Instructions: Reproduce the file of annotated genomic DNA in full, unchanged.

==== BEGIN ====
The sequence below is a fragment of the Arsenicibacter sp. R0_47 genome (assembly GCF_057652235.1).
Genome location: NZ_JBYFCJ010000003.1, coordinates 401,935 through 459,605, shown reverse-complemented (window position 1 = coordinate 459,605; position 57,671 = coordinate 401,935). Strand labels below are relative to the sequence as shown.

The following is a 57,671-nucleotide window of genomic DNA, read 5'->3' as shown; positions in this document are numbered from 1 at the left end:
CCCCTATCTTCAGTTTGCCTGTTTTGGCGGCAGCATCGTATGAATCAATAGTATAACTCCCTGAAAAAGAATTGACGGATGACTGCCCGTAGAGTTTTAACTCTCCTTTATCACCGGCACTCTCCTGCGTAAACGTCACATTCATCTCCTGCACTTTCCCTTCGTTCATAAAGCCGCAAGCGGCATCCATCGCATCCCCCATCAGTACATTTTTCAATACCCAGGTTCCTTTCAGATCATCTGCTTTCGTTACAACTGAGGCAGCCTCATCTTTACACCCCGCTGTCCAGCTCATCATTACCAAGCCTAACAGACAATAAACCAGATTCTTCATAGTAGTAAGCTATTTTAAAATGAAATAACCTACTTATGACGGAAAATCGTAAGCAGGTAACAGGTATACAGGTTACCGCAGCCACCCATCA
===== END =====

The sequence below is a fragment of the Arsenicibacter sp. R0_47 genome (assembly GCF_057652235.1).
Genome location: NZ_JBYFCJ010000003.1, coordinates 401,935 through 459,605, shown reverse-complemented (window position 1 = coordinate 459,605; position 57,671 = coordinate 401,935). Strand labels below are relative to the sequence as shown.

The following is a 57,671-nucleotide window of genomic DNA, read 5'->3' as shown; positions in this document are numbered from 1 at the left end:
CCCCTATCTTCAGTTTGCCTGTTTTGGCGGCAGCATCGTATGAATCAATAGTATAACTCCCTGAAAAAGAATTGACGGATGACTGCCCGTAGAGTTTTAACTCTCCTTTATCACCGGCACTCTCCTGCGTAAACGTCACATTCATCTCCTGCACTTTCCCTTCGTTCATAAAGCCGCAAGCGGCATCCATCGCATCCCCCATCAGTACATTTTTCAATACCCAGGTTCCTTTCAGATCATCTGCTTTCGTTACAACTGAGGCAGCCTCATCTTTACACCCCGCTGTCCAGCTCATCATTACCAAGCCTAACAGACAATAAACCAGATTCTTCATAGTAGTAAGCTATTTTAAAATGAAATAACCTACTTATGACGGAAAATCGTAAGCAGGTAACAGGTATACAGGTTACCGCAGCCACCCATCA